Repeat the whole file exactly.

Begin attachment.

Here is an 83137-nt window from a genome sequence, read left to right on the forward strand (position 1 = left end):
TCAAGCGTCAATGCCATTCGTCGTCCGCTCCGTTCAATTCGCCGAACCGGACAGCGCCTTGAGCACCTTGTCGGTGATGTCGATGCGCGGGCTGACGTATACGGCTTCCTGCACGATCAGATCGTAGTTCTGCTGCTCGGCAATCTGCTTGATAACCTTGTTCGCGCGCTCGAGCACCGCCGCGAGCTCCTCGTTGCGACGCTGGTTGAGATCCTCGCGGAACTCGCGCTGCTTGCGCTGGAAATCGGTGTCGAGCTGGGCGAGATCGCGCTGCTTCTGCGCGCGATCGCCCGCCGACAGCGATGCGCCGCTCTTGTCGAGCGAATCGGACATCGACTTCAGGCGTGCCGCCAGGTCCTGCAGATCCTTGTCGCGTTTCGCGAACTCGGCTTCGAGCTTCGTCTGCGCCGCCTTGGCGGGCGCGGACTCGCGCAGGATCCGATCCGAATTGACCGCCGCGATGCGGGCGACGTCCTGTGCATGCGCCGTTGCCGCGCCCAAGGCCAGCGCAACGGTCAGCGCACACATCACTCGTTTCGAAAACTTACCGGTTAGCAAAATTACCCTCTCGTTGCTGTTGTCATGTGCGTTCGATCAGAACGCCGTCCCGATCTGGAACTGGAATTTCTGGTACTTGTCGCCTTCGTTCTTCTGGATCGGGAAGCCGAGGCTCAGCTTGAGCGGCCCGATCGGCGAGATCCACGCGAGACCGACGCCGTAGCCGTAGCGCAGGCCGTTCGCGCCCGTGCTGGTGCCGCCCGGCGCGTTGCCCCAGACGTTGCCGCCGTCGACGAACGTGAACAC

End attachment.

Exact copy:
Here is an 83137-nt window from a genome sequence, read left to right on the forward strand (position 1 = left end):
TCAAGCGTCAATGCCATTCGTCGTCCGCTCCGTTCAATTCGCCGAACCGGACAGCGCCTTGAGCACCTTGTCGGTGATGTCGATGCGCGGGCTGACGTATACGGCTTCCTGCACGATCAGATCGTAGTTCTGCTGCTCGGCAATCTGCTTGATAACCTTGTTCGCGCGCTCGAGCACCGCCGCGAGCTCCTCGTTGCGACGCTGGTTGAGATCCTCGCGGAACTCGCGCTGCTTGCGCTGGAAATCGGTGTCGAGCTGGGCGAGATCGCGCTGCTTCTGCGCGCGATCGCCCGCCGACAGCGATGCGCCGCTCTTGTCGAGCGAATCGGACATCGACTTCAGGCGTGCCGCCAGGTCCTGCAGATCCTTGTCGCGTTTCGCGAACTCGGCTTCGAGCTTCGTCTGCGCCGCCTTGGCGGGCGCGGACTCGCGCAGGATCCGATCCGAATTGACCGCCGCGATGCGGGCGACGTCCTGTGCATGCGCCGTTGCCGCGCCCAAGGCCAGCGCAACGGTCAGCGCACACATCACTCGTTTCGAAAACTTACCGGTTAGCAAAATTACCCTCTCGTTGCTGTTGTCATGTGCGTTCGATCAGAACGCCGTCCCGATCTGGAACTGGAATTTCTGGTACTTGTCGCCTTCGTTCTTCTGGATCGGGAAGCCGAGGCTCAGCTTGAGCGGCCCGATCGGCGAGATCCACGCGAGACCGACGCCGTAGCCGTAGCGCAGGCCGTTCGCGCCCGTGCTGGTGCCGCCCGGCGCGTTGCCCCAGACGTTGCCGCCGTCGACGAACGTGAACAC